San Lorenzo Creek (Spanish: Arroyo de San Lorenzo) is a 10.7-mile-long (17.2 km)[3] year-round natural stream flowing through Hayward, California and other neighboring unincorporated communities into San Francisco Bay at the Hayward Regional Shoreline.

Creek and foliage, downtown Hayward
View from bridge, downtown Hayward
San Lorenzo Creek Trail entrance


The creek begins in Castro Valley, and is the main tributary within the San Lorenzo Watershed, including the formerly independent Sulphur Creek, which had most of its flow diverted into San Lorenzo Creek in the 1960s to reduce the risk of flooding in downtown Hayward. Only in large flow events does some of the creek flow follow its old course into the Bay.[4][5] The creek runs through the City of Hayward and the unincorporated communities of Cherryland, Ashland and San Lorenzo and empties into San Francisco Bay. A portion of the San Francisco Bay Trail runs along the mouth of the creek.[6] The Cull Canyon and Don Castro reservoirs, both located within regional parks, feed into the creek.[7]


The creek marks the farthest northward point of exploration by the Portolá expedition of 1769–70. Scouts camped at the creek before turning back to join the main party on the west side of the bay. Further explorations, led by Monterey presidio commander Pedro Fages in 1770 and 1772, also used the camp before continuing to the north.[8]

From records dating to 1772, the creek was previously known to Spanish colonists as Arroyo de San Salvador de Horta, and Arroyo de la Harina. The current name for the creek, Arroyo de San Lorenzo, dates to at least 1812, and was recorded as such in land grants from 1841 and 1842.[1][2]

El Camino Viejo now Mission Boulevard, passed through what is now San Lorenzo, California, crossing San Lorenzo Creek where Mission Boulevard crosses it now.


San Lorenzo Creek historically supported steelhead (the anadromous form of the coastal rainbow trout Oncorhynchus mykiss irideus), ,[9] and other salmonids.[10] A 1997 paper states that, due to reasons tied to the ever increasing urbanization, dams, and their effect on the area, no sign of juvenile nor mature steelhead could be found in the creek.[9] Since steelhead in the Bay Area and California's Central Coast were listed as threatened under the Endangered Species Act in 1997, numerous organizations, and governmental agencies have cooperated on restoration projects to allow migratory fish from the Bay to reach spawning habitat in various Bay Area watersheds.[11]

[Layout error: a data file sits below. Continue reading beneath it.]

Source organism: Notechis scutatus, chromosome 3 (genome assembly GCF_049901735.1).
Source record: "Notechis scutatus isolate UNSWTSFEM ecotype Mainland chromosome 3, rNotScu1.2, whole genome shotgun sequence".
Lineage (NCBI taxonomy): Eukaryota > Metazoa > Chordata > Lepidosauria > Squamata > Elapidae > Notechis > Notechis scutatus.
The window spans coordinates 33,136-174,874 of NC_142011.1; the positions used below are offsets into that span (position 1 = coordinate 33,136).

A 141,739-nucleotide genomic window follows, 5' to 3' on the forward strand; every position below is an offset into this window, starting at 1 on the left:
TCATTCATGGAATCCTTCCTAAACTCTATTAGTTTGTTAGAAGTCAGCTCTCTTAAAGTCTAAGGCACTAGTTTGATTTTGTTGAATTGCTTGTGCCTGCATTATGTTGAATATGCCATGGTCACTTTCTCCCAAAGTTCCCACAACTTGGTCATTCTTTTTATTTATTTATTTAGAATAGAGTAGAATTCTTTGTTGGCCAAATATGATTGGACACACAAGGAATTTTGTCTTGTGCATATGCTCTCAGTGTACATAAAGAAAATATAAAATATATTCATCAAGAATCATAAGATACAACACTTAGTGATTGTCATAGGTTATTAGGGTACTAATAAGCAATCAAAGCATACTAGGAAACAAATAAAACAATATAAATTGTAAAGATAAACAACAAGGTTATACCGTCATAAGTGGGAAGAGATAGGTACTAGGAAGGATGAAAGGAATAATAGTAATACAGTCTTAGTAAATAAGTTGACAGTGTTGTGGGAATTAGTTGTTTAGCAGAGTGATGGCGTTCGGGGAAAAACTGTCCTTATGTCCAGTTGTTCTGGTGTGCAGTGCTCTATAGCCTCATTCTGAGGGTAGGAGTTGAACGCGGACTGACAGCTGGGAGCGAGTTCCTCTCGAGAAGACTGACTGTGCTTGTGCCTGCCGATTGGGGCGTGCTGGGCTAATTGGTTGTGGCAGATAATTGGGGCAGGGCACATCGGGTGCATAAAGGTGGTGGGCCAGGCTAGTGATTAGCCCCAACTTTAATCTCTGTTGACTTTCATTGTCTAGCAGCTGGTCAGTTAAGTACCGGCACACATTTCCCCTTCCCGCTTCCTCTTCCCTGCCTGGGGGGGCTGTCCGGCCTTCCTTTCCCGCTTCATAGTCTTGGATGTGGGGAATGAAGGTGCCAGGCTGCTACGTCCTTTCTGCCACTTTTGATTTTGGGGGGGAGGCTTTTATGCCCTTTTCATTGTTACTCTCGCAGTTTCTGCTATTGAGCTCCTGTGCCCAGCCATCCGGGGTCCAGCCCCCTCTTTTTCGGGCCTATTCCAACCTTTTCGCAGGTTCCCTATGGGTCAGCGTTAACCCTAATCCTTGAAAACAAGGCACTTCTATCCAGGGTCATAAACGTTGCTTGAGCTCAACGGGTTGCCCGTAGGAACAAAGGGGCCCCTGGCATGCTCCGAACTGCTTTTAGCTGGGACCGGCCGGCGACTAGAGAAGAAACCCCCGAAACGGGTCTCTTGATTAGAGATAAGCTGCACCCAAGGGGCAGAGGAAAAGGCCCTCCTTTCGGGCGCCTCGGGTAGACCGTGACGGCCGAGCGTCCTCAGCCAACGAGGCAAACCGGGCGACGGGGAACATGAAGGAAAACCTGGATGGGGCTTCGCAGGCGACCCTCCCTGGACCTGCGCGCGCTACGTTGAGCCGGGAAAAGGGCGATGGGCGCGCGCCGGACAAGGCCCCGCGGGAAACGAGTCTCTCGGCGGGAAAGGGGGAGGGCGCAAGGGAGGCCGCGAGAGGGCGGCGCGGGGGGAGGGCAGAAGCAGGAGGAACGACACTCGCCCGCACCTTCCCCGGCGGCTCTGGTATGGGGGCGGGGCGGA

See also


  1. ^ a b Erwin G. Gudde, William Bright (2004). California Place Names: The Origin and Etymology of Current Geographical Names. University of California Press. p. 339. Retrieved 2011-01-15.{{cite book}}: CS1 maint: uses authors parameter (link)
  2. ^ a b c d U.S. Geological Survey Geographic Names Information System: San Lorenzo Creek
  3. ^ U.S. Geological Survey. National Hydrography Dataset high-resolution flowline data. The National Map, accessed March 15, 2011
  4. ^ San Lorenzo Creek Watershed
  5. ^ San Lorenzo Creek: Neighboring Creeks
  6. ^ Bay Trail, San Leandro: San Lorenzo Creek to Marina Park Archived 2010-11-16 at the Wayback Machine
  7. ^ [1][permanent dead link]
  8. ^ Merriman, Frank; Brown, Alan K. (1969). Who discovered the Golden Gate? The explorers' own accounts, how they discovered a hidden harbor and at last found its entrance. San Mateo, Calif.: San Mateo County Historical Association. pp. 19–21. Retrieved 2017-09-16.
  9. ^ a b "ASSESSMENT OF STEELHEAD PRESENCE AND HABITAT IN SAN LORENZO CREEK WATERSHED; A University Thesis Presented to the Faculty of California State University, Hayward; By Lawrence Patrick Kobernus; December, 1998" (PDF). Retrieved 2018-01-11.
  10. ^ "Historic and Current Status of Fish in San Lorenzo Creek Watershed". 2003. Retrieved 2018-01-11.
  11. ^ Matthew Artz (2010-06-24). "Steelhead trout, salmon closer to Alameda Creek return". Oakland Tribune. Retrieved 2018-01-11.

External links